The people of Shepherdstown know when the Rams of Shepherd University are hosting a rival football team. Parking is at a premium, the shops on German Street are busier and the soundscape changes for a few hours from the hum of a historic town to the chaotic chorus of fans on campus.
But even before the teams take the field, the town’s population swells a bit from a group of people that have arrived early on game day for years, for a type of family reunion, a family not of blood, but of pride and camaraderie—the tailgaters.
Chris Walter’s roots run deep in the town along the Potomac River. His parents, Joe and Elizabeth are both Shepherd alumni as is he. Walter has seen the changes on campus, the construction of the stadium, the razing of the old gymnasium for a new parking lot and the loss of what once was a unique place to watch the games.
Standing in the parking lot at half-time at a home game on Saturday, Walter poits toward an older house on a rise above the stadium. “That’s the Waldeck house,” he said. “They built bleachers up there and you could see pretty much the whole field.”
But, the pre-game activities have been the thread that connects his time as a youngster in Shepherdstown, his time as a Ram and now as he continues in education as a high school tennis coach and the principal of the Wright Denny Intermediate School in Charles Town.
“It’s the comradery, actually the culture of Shepherdstown,” he said. “Every game I see all these guys I grew up with. And everyone works as one to make it happen, the university and the town.”
There are rules to follow for the weekend visitors, and if everyone sees the visit as a time simply to enjoy the game and enjoy the tailgating, there are no problems, Walter said.
Barry Holmes, a Shepherdstown native, said the pre-game activities have also been a part of his life in town, even though he did not attend Shepherd.
Tailgating for Holmes and his friends started in a backyard near the field in the 1990s, then moved to a lot behind the library.
“I was going to make a donation to the school, but then they were letting people purchase a lot here in the parking area, so we did that,” he said, as his friends gathered in camp chairs and began digging into the variety of food on a nearby table. “Now, more than 17 years later, here we are.”
Those friends expect a good crowd to arrive for their family tradition of meeting in the parking lot. “We just make sure we have a ton of food,” Holmes said, as a friend came by to wish him a happy birthday.
“We’re always here, rain or snow,” he said. “We definitely won’t miss a Shepherd game. It would have to be something big for us not to be here.”
A few parking spaces away, Bart Zopp, and his wife, Alex, of Elkins, West Virginia, were setting up their tailgating site across several parking spaces that included multiple canopies and a large TV hooked up to a satellite feed—and a lot of food.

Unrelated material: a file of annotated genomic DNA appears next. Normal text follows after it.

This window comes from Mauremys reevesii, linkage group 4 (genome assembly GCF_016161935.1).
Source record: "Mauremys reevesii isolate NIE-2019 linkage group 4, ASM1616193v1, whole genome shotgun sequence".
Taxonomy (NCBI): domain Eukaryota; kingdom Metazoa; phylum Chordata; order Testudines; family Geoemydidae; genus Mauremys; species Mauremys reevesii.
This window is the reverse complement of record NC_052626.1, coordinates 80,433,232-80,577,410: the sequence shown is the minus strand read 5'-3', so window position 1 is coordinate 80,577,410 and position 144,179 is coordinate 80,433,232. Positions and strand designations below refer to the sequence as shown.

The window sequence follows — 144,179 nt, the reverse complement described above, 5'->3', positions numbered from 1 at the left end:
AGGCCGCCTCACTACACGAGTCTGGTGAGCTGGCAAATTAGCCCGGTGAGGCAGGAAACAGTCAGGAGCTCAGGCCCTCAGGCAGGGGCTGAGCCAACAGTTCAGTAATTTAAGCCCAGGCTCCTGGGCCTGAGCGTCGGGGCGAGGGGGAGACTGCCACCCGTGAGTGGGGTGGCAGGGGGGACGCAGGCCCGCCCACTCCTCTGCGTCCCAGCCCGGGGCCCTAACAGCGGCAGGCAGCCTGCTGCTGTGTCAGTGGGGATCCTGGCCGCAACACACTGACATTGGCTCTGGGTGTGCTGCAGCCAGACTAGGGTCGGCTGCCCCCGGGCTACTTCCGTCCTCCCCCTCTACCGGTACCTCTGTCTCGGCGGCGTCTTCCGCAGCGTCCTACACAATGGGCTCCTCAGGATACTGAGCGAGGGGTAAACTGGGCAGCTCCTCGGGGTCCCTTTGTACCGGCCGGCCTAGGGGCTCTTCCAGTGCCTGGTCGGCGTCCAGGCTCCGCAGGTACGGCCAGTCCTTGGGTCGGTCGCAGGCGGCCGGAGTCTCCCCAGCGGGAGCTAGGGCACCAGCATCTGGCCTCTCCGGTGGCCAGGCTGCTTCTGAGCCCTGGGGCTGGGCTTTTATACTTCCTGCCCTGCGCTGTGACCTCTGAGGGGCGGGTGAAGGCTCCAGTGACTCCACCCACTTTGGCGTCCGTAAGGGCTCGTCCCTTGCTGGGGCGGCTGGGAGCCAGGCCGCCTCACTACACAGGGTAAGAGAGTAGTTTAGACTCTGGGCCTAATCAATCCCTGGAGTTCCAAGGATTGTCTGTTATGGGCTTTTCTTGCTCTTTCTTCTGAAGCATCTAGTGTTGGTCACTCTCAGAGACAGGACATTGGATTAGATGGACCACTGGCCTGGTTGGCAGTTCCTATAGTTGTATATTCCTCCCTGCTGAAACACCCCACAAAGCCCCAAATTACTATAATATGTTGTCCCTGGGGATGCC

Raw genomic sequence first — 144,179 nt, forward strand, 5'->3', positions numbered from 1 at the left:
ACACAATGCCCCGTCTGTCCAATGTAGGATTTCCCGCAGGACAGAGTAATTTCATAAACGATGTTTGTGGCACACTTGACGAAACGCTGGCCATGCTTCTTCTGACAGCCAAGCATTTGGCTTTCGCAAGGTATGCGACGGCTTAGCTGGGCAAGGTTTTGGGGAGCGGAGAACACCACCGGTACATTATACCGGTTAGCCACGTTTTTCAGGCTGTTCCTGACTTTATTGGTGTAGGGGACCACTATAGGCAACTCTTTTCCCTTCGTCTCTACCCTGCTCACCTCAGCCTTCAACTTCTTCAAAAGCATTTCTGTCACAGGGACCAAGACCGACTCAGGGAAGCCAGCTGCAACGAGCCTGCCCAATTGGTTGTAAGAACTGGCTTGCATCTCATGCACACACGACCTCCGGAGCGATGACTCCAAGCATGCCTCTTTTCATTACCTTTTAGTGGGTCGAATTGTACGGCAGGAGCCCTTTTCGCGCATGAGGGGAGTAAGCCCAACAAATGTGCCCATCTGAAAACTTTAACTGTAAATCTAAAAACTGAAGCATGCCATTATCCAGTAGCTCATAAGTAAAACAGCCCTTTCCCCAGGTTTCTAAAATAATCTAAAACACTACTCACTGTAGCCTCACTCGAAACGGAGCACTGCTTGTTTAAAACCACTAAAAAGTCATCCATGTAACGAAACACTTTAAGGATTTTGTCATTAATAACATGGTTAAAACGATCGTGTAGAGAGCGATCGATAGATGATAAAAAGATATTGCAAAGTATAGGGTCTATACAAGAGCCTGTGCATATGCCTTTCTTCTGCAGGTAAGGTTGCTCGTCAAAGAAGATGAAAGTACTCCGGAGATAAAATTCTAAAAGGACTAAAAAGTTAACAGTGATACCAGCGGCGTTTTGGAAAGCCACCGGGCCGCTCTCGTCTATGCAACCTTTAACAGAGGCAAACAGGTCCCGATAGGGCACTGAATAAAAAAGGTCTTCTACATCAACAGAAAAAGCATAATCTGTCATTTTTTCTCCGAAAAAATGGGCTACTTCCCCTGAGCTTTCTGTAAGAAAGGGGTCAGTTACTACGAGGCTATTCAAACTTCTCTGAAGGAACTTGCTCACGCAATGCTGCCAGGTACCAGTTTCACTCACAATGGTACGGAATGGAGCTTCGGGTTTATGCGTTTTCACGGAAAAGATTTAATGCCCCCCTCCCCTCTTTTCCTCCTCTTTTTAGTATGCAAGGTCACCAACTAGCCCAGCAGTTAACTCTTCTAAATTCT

Their son, Jarrette, is a senior member of the Rams football team. But he’s injured and now contributes his efforts on the sidelines cheering on his teammates.
Zopp’s love of football was nurtured by his father, who was a football coach who named him after pro players Bart Starr and Johnny Unitas. He said his family is planning to return to their four parking places next year as well.
“This is our fun,” Zopp said, as friends gathered to check out another game on the TV and to fill their plates with food. He said he plans to keep tailgating even after Jarrette graduates.
“We’ve made a lot of friends and we’re not stopping now,” he said. “It’s like a family get-together, a Shepherd family.”
One of those friends is Tracy Robinson of Mathias, West Virginia, who stood nearby wearing a “Bride to Be” banner.
“They surprised me with a bachelorette party,” she said, smiling at her tailgate friends. “Oh, and tomorrow, I’ll be a Snyder.”
Her son, Ricky, is the roommate with Jarrette Zopp, and is also a Ram football player, which has drawn the two families even closer together.
“It’s been a huge blessing to me,” said Robinson. “We travel together to get here. This is a great atmosphere. I’m going to miss it a lot.”
Family is a word that the tailgaters use frequently and without hesitation. The common bond that brought the community together initially was obviously the football connection, but many of the people gathered spoke of their time together in the parking lot as much, or more, than what was happening on the nearby field.
Clarke Newton of Mount Airy, Maryland, the father of another Ram player, Mason Newton, was joined at a tailgate pre-game fete by Aaron Fabry, who coached Mason as a young player in the Pony League in their hometown.
“He was on two Super Bowl teams with the Bulldogs,” Fabry said proudly. His pride to still be a part of the Newton’s continued bond with the sport and each other was obvious. “This, the tailgating, is all about family, supporting the kids and good times.”